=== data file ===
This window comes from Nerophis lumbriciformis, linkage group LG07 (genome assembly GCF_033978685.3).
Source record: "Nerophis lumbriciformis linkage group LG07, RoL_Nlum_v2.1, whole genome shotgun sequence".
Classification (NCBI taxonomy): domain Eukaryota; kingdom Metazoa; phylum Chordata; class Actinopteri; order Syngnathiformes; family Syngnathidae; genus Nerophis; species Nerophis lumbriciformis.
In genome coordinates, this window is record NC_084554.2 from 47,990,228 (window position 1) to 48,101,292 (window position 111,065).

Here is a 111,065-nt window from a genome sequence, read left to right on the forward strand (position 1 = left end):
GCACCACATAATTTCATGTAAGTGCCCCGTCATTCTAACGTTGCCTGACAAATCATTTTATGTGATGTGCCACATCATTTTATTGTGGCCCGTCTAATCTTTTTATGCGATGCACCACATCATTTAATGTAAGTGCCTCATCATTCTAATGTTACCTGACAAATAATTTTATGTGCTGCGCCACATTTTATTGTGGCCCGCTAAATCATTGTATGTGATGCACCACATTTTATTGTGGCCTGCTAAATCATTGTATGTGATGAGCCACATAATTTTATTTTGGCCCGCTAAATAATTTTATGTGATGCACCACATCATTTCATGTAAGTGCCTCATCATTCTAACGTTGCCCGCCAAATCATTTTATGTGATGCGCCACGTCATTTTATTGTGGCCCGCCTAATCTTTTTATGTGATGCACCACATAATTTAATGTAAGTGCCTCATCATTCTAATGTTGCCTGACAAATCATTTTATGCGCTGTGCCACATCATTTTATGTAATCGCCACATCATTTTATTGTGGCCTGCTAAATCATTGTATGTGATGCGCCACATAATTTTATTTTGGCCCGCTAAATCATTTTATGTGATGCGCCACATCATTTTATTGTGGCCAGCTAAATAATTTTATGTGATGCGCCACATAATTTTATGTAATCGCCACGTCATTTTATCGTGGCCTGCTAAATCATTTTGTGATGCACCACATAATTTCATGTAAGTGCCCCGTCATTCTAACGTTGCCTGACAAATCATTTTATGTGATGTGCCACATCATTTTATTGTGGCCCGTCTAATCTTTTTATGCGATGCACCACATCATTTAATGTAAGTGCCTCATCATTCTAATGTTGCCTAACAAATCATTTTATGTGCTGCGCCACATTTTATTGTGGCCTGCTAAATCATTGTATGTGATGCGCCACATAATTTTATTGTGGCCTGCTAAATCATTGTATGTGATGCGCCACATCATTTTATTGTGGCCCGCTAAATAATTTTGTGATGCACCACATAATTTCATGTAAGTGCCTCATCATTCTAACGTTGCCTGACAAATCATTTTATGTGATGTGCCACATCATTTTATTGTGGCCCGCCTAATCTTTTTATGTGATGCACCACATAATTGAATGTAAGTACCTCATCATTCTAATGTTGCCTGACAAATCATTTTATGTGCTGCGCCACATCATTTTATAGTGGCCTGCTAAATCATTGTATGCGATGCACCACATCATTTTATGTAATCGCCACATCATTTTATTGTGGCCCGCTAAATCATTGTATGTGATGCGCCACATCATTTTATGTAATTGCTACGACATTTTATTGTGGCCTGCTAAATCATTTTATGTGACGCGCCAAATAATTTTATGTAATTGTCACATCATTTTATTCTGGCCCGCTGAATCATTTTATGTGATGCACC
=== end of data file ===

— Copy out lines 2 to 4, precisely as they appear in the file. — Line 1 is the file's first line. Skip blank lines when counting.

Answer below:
Source record: "Nerophis lumbriciformis linkage group LG07, RoL_Nlum_v2.1, whole genome shotgun sequence".
Classification (NCBI taxonomy): domain Eukaryota; kingdom Metazoa; phylum Chordata; class Actinopteri; order Syngnathiformes; family Syngnathidae; genus Nerophis; species Nerophis lumbriciformis.
In genome coordinates, this window is record NC_084554.2 from 47,990,228 (window position 1) to 48,101,292 (window position 111,065).